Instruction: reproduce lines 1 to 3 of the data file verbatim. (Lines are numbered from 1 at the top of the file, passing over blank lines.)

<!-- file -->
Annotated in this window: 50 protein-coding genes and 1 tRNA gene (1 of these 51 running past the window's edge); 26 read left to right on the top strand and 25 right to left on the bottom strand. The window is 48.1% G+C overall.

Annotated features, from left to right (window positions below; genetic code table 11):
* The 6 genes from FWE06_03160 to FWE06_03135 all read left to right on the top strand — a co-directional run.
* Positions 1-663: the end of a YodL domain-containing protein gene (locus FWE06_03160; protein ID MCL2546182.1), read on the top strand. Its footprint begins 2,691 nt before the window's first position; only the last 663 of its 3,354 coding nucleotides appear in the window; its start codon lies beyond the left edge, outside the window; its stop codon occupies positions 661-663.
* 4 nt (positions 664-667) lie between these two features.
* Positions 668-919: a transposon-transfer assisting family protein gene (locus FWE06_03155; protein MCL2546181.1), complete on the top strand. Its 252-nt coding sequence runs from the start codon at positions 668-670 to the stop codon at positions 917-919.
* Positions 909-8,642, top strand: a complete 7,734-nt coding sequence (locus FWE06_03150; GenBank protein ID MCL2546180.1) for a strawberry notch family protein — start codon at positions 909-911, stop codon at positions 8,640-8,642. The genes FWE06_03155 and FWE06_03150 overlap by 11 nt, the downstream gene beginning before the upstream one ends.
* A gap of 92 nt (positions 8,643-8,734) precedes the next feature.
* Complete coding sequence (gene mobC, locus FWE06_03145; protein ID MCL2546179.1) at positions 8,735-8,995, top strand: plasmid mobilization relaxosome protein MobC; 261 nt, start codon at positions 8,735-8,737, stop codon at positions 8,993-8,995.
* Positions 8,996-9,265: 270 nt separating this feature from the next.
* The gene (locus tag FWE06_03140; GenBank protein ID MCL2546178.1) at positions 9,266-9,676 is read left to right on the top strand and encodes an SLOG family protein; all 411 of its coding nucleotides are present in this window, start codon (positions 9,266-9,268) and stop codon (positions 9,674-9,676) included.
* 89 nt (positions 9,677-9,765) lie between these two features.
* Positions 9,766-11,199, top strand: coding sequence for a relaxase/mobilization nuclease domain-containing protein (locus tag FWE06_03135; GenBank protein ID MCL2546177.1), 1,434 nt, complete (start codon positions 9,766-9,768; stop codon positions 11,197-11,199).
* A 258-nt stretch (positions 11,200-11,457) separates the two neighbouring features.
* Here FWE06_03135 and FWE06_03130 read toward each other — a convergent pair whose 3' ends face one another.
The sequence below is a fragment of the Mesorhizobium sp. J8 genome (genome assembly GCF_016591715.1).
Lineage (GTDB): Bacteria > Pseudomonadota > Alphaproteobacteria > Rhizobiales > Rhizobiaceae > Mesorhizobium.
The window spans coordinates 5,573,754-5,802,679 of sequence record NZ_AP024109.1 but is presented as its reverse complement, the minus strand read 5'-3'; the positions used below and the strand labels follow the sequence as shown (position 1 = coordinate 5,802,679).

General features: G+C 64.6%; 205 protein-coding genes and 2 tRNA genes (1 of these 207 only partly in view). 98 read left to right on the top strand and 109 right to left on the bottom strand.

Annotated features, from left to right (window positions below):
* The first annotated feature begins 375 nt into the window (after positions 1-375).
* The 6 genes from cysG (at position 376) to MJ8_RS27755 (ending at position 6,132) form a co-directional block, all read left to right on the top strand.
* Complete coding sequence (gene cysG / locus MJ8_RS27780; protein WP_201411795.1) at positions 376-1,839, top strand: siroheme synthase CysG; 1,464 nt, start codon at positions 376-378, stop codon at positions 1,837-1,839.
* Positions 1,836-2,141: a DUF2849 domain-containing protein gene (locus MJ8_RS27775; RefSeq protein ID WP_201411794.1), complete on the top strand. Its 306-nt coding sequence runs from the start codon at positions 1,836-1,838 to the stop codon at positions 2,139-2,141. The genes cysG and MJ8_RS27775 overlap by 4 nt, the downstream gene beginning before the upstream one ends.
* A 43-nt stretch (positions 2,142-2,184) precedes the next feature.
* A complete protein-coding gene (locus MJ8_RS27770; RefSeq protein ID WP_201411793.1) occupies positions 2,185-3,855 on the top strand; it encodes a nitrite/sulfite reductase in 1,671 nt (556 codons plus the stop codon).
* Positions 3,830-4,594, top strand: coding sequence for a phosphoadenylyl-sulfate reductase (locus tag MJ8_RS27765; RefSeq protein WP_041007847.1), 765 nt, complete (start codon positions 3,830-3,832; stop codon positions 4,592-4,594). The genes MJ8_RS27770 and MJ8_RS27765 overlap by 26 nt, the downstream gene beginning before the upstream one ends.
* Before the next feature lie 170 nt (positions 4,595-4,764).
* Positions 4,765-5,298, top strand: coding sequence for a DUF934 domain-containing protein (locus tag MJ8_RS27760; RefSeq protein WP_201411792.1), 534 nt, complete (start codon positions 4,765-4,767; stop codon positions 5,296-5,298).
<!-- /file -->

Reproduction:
Annotated in this window: 50 protein-coding genes and 1 tRNA gene (1 of these 51 running past the window's edge); 26 read left to right on the top strand and 25 right to left on the bottom strand. The window is 48.1% G+C overall.

Annotated features, from left to right (window positions below; genetic code table 11):
* The 6 genes from FWE06_03160 to FWE06_03135 all read left to right on the top strand — a co-directional run.